How to Break Your Foster Child’s Bad Eating Habits

Break Your Foster Child’s Bad Eating Habits

It’s all too easy to take your next meal for granted. Many of you may have already planned what you’re going to eat next, who you will be sharing it with and when it will be ready. But for many foster children, meals simply aren’t a given. Before being removed from their parents, some children in care were left to rummage through the trash or rely on the charity of neighbors to get enough food.

The trauma of not knowing the next time he would eat may have caused your foster son to develop issues with food, such as hoarding, eating quickly or overeating. Here are some ways you can help break your foster child’s bad eating habits.

Your first thought when trying to curb his unhealthy ways may be to limit his access to food. While it may prevent him from overeating at first, it could turn out to be a temporary fix. In some cases, it could even worsen his food insecurity, bringing back memories of his past. Restricting food can lead to your foster son returning to an unhealthy lifestyle when he is older.

When starting the process to break your foster child’s bad eating habits, consider allowing him to have a shelf in a cabinet or a drawer in the refrigerator where he can keep his food. This may help him deal with some of the anxiety he feels while adjusting to living with you. It will also reassure him that he will not go hungry in your home.

Two of the best things that you can do to break your foster child’s bad eating habits are to ensure that he’s fed on a regular schedule and to not be strict about how much food he eats. This will help him develop an understanding of when he’s hungry and when he’s full. A routine will also give him a sense of security and reduce stress because he will know when he can expect to have food again.

If your foster son is younger, offer him a meal or a snack every 2 to 3 hours; for older children do this in 3 to 4 hour intervals. At first you may need to offer food more frequently until he develops a trust in you.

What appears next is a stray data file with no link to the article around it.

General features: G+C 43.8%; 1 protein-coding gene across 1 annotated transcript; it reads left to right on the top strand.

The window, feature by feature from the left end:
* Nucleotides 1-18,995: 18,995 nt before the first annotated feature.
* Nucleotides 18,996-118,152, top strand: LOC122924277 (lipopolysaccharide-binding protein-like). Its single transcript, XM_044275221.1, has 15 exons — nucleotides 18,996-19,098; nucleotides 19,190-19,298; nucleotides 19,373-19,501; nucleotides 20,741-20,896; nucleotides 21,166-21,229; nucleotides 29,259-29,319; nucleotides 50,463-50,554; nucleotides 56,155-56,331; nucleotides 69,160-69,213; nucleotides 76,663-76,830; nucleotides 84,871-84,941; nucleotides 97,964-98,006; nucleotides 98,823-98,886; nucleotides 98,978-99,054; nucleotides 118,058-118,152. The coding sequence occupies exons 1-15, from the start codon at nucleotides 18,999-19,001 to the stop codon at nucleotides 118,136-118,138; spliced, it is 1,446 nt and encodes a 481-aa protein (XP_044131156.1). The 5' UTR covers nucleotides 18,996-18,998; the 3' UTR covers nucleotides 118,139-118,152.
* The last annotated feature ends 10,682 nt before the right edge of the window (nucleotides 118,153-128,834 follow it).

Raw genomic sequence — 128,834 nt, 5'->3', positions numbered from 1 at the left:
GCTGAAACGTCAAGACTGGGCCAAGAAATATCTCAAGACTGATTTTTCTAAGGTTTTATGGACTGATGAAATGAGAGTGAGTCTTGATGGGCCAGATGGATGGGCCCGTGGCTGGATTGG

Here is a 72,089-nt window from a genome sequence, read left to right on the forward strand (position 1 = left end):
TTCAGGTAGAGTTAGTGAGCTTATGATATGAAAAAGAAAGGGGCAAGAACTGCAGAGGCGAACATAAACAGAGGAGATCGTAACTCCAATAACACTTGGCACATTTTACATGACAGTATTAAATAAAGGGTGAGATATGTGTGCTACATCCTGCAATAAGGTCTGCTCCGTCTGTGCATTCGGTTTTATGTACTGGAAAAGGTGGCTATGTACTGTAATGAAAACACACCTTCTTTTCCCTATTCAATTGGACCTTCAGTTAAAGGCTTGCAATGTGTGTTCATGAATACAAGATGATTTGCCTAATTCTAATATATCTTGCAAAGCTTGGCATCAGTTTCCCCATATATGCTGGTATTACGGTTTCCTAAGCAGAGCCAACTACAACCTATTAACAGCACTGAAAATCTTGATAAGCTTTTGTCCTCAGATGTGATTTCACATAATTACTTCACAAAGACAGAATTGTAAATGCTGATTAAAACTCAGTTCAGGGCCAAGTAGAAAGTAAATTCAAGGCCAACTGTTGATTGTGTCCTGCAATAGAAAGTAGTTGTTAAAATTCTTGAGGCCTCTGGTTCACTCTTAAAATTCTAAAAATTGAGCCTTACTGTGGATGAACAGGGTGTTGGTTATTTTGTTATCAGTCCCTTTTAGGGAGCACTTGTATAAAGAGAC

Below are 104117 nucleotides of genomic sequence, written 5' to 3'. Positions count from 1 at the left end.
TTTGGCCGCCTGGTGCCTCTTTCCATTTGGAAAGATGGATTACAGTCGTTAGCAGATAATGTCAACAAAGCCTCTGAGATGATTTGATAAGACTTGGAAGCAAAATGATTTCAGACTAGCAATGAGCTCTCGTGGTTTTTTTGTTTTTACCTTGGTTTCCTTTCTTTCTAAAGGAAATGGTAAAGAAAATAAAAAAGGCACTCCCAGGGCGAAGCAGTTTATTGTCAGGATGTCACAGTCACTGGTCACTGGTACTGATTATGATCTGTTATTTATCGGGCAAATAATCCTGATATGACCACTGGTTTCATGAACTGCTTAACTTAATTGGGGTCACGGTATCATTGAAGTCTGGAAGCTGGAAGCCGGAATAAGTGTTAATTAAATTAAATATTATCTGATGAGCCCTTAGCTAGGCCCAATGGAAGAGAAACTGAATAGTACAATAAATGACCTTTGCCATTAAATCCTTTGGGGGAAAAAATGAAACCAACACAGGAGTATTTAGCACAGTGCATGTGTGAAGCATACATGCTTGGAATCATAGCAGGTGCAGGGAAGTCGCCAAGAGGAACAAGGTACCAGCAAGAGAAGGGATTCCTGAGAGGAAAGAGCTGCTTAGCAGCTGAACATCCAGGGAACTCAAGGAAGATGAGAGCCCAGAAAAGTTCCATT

During these snack or meal times, don’t force him to eat more than he wants. Letting him decide how much to eat will teach him about self-regulation and the importance of proper eating habits. While you shouldn’t limit his food intake during scheduled eating times, try to prevent eating between meals and snacks to help him further understand why he should eat an appropriate amount of food.

Withholding certain foods, such as candies and other sweets, from your foster son can deepen his food insecurity. If your foster son previously was not fed enough, he may have a preference for foods that are high in carbohydrates and fats. While you may feel the need to stop him from eating these foods, the desire for them comes from his body’s natural response to food deprivation and should subside once he’s used to a regular eating schedule with healthier options.

Studies have found that food restrictions are linked to poor eating habits and obesity in children. Researchers noted that these limitations can lead to your foster son wanting to eat even though he isn’t hungry. It was also found that children who were told they could have all the candy they wanted ate less sweets than those who weren’t allowed to have any.

When possible, have a family dinner at your table. This will help break your foster son’s bad eating habits in a number of ways. First off, it allows you to lead by example. Sitting at the table with you allows him to see your healthy eating habits and may result in him wanting to emulate them. Eating together, free from the distractions of mobile devices or the television, is also a great bonding opportunity. During this time, don’t try to make him talk if he doesn’t want to; keep it as stress-free as possible to help undo all of his negative experiences associated with eating.

Following these steps will help you break your foster child’s bad eating habits and set the building blocks for a healthier outlook on food. It will take some time and patience, but you can help your foster son go from seeing his next meal as a stress-inducing experience to something he happily looks forward to.

Author: Craig Dudek, Digital Content Creator

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